If you have a drawer filled with sticky, grimy old batteries and you don’t know what to do with them, it’s officially time you learn about where to recycle old batteries. Likely, you keep your decaying batteries in one place because you have no idea what to do with them, and are scared to touch them because for some reason, they’re covered in a mystery film that your instincts tell you is not safe to touch. If it was also your instinct that tossing something as vial as a melted old battery in your trash will only increase the amount of hideous things in landfills, good on you.
But before you head to the recycling station, you’ll need to sort things out. If it’s a battery that you popped out of your TV remote or flashlight, it’s called a single-use home battery. If its a battery that you extracted from a cell phone, computer, or a cordless tool or accessory, it’s a rechargeable battery. There is a right way and a wrong way to dispose of old batteries, and unfortunately, if you accidentally pick the wrong way, the planet has to pay for it. Getting rid of single-use home batteries is a different process than getting rid of a rechargeable battery, so here’s how to deal with both, properly.
If you don’t live in the state California, you might legally be able to throw your batteries in the trash, but that doesn’t mean you should. Why? Because you can recycle them and that’s much better for the planet. If you talk to your local waste department, they might tell you that alkaline batteries are safe to put in the trash, and that’s technically true, due to the Mercury-Containing and Rechargeable Battery Management Act(passed in 1996) that stopped use of mercury in alkaline batteries, making them less problematic when disposed in landfills. But just because they won’t cause catastrophic complications at the landfill, doesn’t mean you should send them there in the first place. General rule of recycling thumb: if you can avoid sending things to the landfills, you should.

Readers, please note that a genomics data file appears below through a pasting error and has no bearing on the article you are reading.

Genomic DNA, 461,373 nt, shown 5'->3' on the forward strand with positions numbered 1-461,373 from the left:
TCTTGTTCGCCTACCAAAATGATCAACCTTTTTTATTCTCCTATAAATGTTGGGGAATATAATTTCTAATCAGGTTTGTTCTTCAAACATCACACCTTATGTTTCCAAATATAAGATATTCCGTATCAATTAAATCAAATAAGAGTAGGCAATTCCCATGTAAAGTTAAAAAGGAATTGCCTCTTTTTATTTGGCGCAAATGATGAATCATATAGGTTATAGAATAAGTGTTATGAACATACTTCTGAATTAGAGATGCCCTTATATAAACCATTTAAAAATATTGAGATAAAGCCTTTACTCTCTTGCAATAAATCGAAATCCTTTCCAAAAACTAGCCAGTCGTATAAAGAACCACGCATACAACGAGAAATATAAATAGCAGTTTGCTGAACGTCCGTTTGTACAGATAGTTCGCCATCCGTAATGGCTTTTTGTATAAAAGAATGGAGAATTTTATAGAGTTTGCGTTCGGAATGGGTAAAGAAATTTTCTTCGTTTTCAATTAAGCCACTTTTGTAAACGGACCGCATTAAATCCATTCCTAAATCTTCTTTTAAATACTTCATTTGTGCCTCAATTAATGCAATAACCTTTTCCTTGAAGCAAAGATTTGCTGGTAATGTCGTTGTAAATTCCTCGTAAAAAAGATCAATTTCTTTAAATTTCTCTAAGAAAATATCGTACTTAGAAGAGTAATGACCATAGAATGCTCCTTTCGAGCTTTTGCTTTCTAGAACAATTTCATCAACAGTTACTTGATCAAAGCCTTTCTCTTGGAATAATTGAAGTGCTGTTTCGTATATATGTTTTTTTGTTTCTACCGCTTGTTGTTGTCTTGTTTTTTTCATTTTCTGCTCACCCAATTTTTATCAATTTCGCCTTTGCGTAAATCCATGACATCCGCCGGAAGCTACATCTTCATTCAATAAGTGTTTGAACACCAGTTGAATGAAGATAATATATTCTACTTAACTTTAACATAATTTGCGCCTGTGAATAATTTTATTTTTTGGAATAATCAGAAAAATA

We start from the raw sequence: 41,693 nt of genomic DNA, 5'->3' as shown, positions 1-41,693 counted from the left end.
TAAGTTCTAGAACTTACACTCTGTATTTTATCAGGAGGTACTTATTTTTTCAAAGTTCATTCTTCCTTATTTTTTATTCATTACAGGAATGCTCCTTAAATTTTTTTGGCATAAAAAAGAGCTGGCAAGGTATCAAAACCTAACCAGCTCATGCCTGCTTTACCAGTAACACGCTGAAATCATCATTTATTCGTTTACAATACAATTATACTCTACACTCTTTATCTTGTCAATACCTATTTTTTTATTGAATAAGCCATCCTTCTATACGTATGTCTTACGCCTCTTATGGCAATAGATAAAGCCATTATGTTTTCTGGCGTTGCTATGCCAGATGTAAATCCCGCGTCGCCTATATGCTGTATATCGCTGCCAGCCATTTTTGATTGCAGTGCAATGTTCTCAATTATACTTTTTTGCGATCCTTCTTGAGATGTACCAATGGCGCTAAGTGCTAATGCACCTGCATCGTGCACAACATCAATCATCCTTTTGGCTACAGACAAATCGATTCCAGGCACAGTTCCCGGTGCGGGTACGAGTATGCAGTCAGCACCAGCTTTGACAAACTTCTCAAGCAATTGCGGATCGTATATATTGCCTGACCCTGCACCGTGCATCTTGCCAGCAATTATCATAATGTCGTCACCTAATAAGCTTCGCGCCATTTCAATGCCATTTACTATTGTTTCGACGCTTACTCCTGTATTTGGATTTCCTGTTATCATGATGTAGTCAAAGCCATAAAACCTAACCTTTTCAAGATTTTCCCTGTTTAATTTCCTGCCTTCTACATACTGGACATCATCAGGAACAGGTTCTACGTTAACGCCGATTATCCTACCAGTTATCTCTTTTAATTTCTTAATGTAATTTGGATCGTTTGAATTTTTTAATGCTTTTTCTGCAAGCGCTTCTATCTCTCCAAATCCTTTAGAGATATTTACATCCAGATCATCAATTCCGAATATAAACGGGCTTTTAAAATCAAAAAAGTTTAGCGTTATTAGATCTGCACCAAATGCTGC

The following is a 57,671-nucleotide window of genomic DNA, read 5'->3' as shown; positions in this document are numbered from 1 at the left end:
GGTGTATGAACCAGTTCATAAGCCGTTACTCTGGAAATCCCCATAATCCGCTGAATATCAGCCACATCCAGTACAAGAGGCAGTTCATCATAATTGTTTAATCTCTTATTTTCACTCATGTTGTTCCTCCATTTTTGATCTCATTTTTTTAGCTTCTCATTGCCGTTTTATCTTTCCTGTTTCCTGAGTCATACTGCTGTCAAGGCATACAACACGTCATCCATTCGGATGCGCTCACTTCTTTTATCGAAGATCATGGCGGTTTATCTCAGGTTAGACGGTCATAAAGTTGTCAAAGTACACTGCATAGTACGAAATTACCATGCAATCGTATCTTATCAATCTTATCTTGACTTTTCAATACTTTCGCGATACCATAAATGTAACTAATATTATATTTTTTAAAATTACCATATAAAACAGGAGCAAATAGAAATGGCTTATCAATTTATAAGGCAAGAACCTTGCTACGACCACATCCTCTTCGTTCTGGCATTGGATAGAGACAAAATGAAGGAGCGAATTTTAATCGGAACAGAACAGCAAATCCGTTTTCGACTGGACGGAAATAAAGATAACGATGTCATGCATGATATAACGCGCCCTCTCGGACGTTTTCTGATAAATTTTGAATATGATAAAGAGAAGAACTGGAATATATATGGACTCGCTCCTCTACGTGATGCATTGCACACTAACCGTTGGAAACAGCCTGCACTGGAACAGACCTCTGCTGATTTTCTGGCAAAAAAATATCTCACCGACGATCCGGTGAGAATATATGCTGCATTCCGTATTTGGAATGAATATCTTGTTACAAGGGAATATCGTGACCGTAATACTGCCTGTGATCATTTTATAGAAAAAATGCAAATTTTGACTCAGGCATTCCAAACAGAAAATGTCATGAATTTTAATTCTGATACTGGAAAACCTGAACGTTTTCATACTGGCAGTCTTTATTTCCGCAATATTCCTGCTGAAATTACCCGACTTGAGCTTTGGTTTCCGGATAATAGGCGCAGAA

To find a recycling facility near you, check out Earth911’s Recycling Search. Alternatively, Battery Solutions and Call2Recycle both offer options for recycling alkaline batteries in the mail, so that you don’t even have to leave the house to do something good for the planet — or at least stop yourself from making the planet worse.
Not only are rechargeable batteries recyclable, but it typically costs you no money to do so. There are programs and organizations all across the country that provide free recycling services. Most home improvement and office supply stores like Lowes, Home Depot, Staples, and more, have recycling drop boxes that allow you to drop off your rechargeable batteries at no cost.
If you want to get rid of a rechargeable electronic like old computer, you should donate it to a second hand store before putting it in the trash. But if for some reason your computer is more than gently used and not likely salvageable, make sure you dispose of it responsibly. There are so many amazing companies that recycle, reuse and repurpose electronics in the most creatives ways. For example, Nikki Reed partnered with Dell to create stunning jewelry from recycled computers, proving that there’s always a solution to sending something to a landfill.